It was about 1:00 PM and we were quite near the ferry dock, so we headed over to check where we would meet the hydrofoil. It had clouded over again and the wind was really whipping. At the booth, they told us that the ferry had been cancelled due to the choppy seas. We instantly had thoughts of waving to our ship as it passed us, stranded on the island of Aegina. However, the large car ferry (the slow one) was still running and was sailing at 1:35. So we walked on to the ferry and set sail for Pireas. It was quite cool and windy on the return trip. It was another half hour walk back to the dockyards where we caught the shutlle bus back to the ship. We were aboard by 3:30. I headed up to the gym, and then watched the remainder of "Sea Biscuit". There was a late afternoon trivia (5:45) and then it was dinner (jumbo shrimp). Evening trivia was at 8:45 and we came in second. Not bad!. Now, off to bed.

Day 10 (Nov 9) - Kusadasi, Turkey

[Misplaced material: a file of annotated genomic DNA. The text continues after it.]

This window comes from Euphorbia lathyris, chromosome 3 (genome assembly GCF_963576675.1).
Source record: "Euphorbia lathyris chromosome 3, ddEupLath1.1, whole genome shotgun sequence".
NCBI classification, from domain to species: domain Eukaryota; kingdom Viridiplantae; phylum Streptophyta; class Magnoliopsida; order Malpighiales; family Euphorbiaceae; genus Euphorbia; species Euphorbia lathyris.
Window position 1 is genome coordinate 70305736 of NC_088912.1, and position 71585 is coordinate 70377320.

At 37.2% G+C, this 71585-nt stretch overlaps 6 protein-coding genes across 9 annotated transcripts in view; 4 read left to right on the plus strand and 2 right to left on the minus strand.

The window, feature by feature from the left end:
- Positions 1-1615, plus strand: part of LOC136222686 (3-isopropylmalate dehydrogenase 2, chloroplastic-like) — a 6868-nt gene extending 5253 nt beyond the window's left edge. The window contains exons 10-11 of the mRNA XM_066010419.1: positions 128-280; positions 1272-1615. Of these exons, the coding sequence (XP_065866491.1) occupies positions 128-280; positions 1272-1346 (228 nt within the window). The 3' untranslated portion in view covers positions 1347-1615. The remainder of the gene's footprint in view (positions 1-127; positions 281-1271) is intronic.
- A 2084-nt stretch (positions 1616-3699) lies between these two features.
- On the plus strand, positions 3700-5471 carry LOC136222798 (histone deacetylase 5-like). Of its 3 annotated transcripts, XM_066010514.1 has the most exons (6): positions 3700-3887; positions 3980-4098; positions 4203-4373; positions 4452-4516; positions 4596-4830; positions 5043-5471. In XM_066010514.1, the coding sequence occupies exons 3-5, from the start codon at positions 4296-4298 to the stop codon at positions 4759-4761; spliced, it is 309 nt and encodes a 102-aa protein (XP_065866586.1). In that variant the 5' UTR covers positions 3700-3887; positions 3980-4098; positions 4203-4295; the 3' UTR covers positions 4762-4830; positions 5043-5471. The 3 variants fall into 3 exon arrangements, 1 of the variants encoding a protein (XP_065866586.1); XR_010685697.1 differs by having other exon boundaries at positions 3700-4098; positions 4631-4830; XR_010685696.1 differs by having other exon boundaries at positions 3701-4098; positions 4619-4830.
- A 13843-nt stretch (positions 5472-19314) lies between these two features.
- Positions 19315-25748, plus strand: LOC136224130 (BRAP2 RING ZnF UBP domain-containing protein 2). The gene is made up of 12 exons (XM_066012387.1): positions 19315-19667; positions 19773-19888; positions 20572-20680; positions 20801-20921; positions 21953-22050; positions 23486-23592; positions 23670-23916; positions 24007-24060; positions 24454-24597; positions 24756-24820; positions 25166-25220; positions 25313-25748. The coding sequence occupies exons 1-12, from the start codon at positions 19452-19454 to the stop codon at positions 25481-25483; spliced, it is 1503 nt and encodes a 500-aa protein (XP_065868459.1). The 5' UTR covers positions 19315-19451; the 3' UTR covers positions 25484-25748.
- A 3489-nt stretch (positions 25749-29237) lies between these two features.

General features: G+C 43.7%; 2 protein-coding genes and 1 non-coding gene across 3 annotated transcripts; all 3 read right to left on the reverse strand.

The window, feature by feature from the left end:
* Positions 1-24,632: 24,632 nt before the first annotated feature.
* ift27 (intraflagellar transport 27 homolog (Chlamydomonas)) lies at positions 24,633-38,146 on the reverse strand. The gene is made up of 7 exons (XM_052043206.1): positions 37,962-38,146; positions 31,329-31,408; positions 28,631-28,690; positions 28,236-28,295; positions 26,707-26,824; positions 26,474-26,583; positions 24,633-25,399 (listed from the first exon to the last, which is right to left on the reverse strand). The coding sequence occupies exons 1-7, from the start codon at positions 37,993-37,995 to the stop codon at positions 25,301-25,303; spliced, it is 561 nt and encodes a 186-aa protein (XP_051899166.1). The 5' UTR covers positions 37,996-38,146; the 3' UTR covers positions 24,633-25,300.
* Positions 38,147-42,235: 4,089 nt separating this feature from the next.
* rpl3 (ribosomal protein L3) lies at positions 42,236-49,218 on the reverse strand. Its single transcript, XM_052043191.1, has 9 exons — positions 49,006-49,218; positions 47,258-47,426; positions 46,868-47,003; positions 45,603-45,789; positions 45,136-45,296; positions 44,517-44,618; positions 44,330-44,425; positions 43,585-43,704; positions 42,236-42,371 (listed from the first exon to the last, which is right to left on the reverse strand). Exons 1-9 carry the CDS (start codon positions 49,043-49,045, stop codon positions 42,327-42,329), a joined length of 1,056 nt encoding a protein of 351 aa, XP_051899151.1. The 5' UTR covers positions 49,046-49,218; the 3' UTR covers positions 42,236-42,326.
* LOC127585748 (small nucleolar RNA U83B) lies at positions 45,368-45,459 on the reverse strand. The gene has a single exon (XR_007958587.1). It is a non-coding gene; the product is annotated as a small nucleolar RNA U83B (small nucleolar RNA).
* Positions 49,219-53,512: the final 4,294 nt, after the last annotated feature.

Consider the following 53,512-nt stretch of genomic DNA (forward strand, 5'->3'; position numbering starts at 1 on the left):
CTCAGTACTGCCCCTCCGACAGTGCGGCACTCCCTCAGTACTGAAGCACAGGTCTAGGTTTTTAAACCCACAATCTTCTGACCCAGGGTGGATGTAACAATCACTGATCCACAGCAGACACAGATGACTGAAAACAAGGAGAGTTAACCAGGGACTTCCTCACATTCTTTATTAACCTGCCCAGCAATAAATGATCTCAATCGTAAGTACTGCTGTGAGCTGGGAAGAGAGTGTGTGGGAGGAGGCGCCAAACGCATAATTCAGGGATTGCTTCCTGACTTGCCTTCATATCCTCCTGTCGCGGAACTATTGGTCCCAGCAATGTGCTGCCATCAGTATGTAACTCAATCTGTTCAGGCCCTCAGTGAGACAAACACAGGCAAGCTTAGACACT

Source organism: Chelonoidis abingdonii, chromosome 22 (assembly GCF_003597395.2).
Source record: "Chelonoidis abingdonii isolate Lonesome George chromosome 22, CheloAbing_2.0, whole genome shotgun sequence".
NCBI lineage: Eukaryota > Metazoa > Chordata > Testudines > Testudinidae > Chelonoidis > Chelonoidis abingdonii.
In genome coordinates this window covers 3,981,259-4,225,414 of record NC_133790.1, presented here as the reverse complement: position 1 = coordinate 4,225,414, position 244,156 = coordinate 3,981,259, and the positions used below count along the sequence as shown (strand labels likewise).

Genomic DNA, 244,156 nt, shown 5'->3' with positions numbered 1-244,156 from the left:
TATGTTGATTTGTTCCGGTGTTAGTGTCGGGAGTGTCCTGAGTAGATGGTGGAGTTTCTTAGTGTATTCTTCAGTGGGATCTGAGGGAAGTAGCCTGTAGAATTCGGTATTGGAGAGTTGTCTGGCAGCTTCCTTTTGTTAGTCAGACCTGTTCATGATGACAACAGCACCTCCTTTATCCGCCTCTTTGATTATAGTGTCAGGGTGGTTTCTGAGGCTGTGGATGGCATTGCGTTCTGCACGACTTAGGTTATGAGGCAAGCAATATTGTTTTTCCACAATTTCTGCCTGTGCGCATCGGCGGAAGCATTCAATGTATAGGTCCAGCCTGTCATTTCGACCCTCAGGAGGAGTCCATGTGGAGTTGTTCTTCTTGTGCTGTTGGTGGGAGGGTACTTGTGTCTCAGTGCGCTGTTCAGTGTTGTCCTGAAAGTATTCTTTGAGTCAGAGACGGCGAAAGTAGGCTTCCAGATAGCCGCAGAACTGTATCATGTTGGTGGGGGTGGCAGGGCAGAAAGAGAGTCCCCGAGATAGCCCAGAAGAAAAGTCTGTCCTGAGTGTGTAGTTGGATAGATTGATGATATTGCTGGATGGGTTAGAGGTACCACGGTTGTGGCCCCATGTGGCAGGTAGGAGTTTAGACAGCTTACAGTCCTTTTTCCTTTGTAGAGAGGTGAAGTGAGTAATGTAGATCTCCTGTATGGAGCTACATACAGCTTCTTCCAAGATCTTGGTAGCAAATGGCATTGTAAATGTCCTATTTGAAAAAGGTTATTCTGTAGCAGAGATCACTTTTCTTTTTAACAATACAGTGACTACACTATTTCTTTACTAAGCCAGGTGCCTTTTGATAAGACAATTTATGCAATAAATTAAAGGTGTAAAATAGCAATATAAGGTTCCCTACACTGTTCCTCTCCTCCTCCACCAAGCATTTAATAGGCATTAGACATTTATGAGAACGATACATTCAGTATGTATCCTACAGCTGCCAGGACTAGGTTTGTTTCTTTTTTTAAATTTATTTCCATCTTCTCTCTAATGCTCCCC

We woke up today as we entered the harbour to Kusadasi. We could see the 14th century fortress on "Pigeon Island", and the huge statue of Ataturk up on the hill. It was a beautiful day, with a forecast of 24 degrees. This was our fourth visit to Kusadasi, three times in the past year alone. We had been to Ephesus twice, the House of the Virgin Mary, the Temple of Artimus, and the villages of Sirince, Miletus and Didyma. There was nothing left for us to see here. So, we decided that we would just head out and walk around the town. If nothing else, we could have the pleasure of dodging the hundreds of persistant salesmen who inhabited every corner of he city.